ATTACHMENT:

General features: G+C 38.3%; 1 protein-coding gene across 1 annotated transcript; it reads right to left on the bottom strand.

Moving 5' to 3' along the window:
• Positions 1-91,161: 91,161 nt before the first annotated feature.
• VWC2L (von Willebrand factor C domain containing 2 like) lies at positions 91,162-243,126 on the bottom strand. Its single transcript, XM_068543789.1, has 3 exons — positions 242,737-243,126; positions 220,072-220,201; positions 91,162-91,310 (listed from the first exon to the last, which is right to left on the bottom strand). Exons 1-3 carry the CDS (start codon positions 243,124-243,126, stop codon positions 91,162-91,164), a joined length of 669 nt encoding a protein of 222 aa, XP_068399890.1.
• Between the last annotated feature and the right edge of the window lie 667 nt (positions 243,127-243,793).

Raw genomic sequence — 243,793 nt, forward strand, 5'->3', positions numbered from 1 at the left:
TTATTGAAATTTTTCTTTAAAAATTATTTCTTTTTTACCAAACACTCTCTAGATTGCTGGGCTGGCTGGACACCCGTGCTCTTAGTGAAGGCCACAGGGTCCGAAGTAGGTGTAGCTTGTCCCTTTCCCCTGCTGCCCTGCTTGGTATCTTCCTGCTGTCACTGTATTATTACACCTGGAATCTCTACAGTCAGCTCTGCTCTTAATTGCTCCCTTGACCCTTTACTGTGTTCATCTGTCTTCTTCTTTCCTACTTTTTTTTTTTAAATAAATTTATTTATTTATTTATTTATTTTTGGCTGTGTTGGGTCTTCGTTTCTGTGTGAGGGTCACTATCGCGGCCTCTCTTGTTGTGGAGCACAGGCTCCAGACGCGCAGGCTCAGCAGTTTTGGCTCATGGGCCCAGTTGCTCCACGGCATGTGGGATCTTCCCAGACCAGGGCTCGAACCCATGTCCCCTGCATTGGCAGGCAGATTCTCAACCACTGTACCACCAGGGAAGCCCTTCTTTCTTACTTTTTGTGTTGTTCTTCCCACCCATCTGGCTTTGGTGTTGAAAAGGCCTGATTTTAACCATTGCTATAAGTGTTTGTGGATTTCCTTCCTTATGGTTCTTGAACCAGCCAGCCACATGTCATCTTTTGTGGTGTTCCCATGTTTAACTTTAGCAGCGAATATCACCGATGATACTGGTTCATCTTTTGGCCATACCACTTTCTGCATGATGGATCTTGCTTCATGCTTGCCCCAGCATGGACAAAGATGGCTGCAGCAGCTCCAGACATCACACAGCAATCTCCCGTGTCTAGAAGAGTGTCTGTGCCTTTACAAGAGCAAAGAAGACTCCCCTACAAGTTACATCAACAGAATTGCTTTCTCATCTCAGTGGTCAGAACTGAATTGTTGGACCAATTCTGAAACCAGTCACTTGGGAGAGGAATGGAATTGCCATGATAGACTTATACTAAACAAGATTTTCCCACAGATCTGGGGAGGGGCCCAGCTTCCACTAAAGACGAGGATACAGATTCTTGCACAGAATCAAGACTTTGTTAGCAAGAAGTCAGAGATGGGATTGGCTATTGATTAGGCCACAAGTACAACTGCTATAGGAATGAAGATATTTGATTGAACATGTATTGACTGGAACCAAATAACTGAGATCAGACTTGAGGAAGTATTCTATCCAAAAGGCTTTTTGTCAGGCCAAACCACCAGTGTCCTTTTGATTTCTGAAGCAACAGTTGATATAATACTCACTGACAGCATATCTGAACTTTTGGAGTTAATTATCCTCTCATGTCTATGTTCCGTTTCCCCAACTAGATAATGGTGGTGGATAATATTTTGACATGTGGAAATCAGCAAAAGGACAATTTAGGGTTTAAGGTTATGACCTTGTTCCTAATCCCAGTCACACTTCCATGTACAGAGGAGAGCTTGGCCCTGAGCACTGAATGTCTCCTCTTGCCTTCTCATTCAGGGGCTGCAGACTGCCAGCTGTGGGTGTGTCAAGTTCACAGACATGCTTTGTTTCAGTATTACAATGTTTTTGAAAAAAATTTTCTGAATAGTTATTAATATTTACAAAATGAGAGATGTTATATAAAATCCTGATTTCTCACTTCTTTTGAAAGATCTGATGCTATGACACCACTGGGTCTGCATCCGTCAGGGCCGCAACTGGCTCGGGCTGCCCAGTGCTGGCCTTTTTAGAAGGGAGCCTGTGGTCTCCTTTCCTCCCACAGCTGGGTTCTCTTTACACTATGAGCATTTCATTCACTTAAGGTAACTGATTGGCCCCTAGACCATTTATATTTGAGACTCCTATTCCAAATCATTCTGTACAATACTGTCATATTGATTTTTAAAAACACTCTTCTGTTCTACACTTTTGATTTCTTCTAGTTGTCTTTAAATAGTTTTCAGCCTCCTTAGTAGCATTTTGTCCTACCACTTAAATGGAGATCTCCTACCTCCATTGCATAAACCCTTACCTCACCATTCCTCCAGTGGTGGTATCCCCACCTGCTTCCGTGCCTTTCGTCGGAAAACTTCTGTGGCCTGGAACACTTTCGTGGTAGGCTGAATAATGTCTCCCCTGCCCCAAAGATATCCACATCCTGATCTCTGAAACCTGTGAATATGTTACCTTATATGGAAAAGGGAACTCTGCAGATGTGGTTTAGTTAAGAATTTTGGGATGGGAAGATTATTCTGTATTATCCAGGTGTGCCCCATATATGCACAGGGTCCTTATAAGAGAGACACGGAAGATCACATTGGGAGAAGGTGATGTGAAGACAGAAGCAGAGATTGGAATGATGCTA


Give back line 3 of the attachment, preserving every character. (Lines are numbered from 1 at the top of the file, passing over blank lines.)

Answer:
• Positions 1-91,161: 91,161 nt before the first annotated feature.